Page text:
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Honors Review ITV Drama About Banas Mahmood

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Anyone who followed the news last year about ITV’s factual drama Honor is now facing screenwriter Gwyneth Hughes.

The two-part series follows a real-life police investigation into the death of 20-year-old Banas Mahmoud Iraqi Kurdish woman He was brutally murdered in 2006 on the orders of his father and uncle in what became known as the ‘Honor Murder’. However, the show became controversial even before filming began.

Banas’ sister Paizi Mahmood criticized the play in an interview last summer BBC, Rather than Banas’ story, questions the attention of former Scotland Yard detective DCI Caroline Goode’s show presented by Keeley Howes. (Paisi said specifically Recently she is now “Glad the conversation went on,” But there is controversy surrounding Honor Continued.)

A statement from Hughes, in which the play is a “Ultimately… elevation [story]”the reason I met the “absolute heroism and dedication of the police officers who hunted down the killers.” Criticism.

AWriter and author Furqan Akhtar tweeted: “It changes from changing the story [Mahmod] To the white detective who ‘got her justice’. The project has a white lead, writer and director. ”

The first moments of the Honor episode may not have allayed concerns about the show’s focus: the first moment or when Keys Howes goes to the police station is a close – up shot of the cheesy radio program she listens to. .

DCI Carolyn Goodai Kaylee Howes (center) on ITV Honors

But here’s the important thing, this is where Goode’s days as a spectator begin and end: on the way to work or on her journey -. Like the criminal on Netflix, we never see the home life of the police team; There are no ubiquitous crime scenes where a police detective pours a glass of wine on their kitchen table while half-listening to a partner. We learn anything about the personal problems of detectives, we learn within the context of the job as another employee would like.

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When an analyst tearfully announces that a boyfriend has “bin” her, she says so in the office, and even a scrap of this personal information is revealed only because of the context in which the case relates: the suspicious analyst is asleep at her desk, upset at the breaking of an important piece of information that could have ‘saved’ Banas. The team believes it is still alive. Goode and his team want to fix the mistakes of other police officers: Banas went to the police for help more than once before his death and even gave them a list of names.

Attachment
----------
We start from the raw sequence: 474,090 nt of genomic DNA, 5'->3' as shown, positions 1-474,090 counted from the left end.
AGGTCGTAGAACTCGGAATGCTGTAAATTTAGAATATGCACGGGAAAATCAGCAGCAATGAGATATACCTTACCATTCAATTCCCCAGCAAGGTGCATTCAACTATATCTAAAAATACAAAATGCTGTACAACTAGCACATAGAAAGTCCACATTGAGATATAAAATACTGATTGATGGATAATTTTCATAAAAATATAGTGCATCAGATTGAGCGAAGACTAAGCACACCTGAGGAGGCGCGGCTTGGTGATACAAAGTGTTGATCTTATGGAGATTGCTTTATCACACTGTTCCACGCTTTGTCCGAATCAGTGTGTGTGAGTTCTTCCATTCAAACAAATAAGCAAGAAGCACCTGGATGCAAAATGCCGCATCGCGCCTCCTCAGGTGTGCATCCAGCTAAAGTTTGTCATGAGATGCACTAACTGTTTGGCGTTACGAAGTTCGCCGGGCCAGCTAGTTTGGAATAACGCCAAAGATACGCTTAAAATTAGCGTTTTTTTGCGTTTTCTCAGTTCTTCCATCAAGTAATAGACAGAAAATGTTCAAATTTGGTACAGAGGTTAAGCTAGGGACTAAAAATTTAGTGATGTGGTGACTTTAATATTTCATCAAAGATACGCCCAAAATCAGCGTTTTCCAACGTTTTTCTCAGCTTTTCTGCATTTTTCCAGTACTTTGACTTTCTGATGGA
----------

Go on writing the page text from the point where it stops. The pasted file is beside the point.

Beyond the blurred police tapes played in Goode’s office, Banas (although briefly played with newcomer Bucket Comor’s great sensitivity) will never appear on camera – but in both episodes of the injury, she is always the invisible focus of Goode and her officers.

We see the team in a social setting drinking by the river near the end of the second episode, which seemed like a small misunderstanding to me – it would have been even stronger to see Good return to the office following the final court scene.

Howes (and builds) still excels in this role, whether or not Goode should be the center of honor; Especially in the last moments of the first episode or so, it causes the tears to visually resolve from the weakness and a load on the face of Banas’ killer.


Ryan Barreto as Bekhala on ITV Owners

Ryan Barreto (Hannah of the Amazon) is the elder sister of Banas, who excels as a brave and courageous Bekhal, eventually offering testimonies against his own father and uncle and forcing him to enter witness protection. Mo Bar-El, who plays Banas’ real-life lover, Rahmat Suleimani, captures his calm demise well.

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However, Banas did not see enough of the former society, and the atmosphere of repression of sexuality that indicated it caused Bekal to flee before the events of the play. That atmosphere is described by Goode (viewer stand-in) members or former members of the community, but the viewer has never fully witnessed or experienced it. Whenever we meet Banas’ father or uncle, they are the versions they want the police or the jury to see – not the versions that scare Banas and her sister.

Never mind the fact that we never see the private lives of police detectives – we never see the life of the victim. If the viewer had been secretive about Banas’ own personal life and thoughts, Honor would have been a very different play.

The series ends with the repetition of purple police footage, with Banas staring straight into the viewer’s eyes – but she still presents herself in front of the police. She cannot speak her mother tongue; She never expresses her hopes and dreams.

Honor is still a very good play, but it remains to be seen whether its critics will guess the early ideas.

Honor will air on two nights Monday, September 28, 2020 and Tuesday, September 29, 2020 at 9pm on ITV. Contact IKWRO Women’s Rights for more information on honor abuse.

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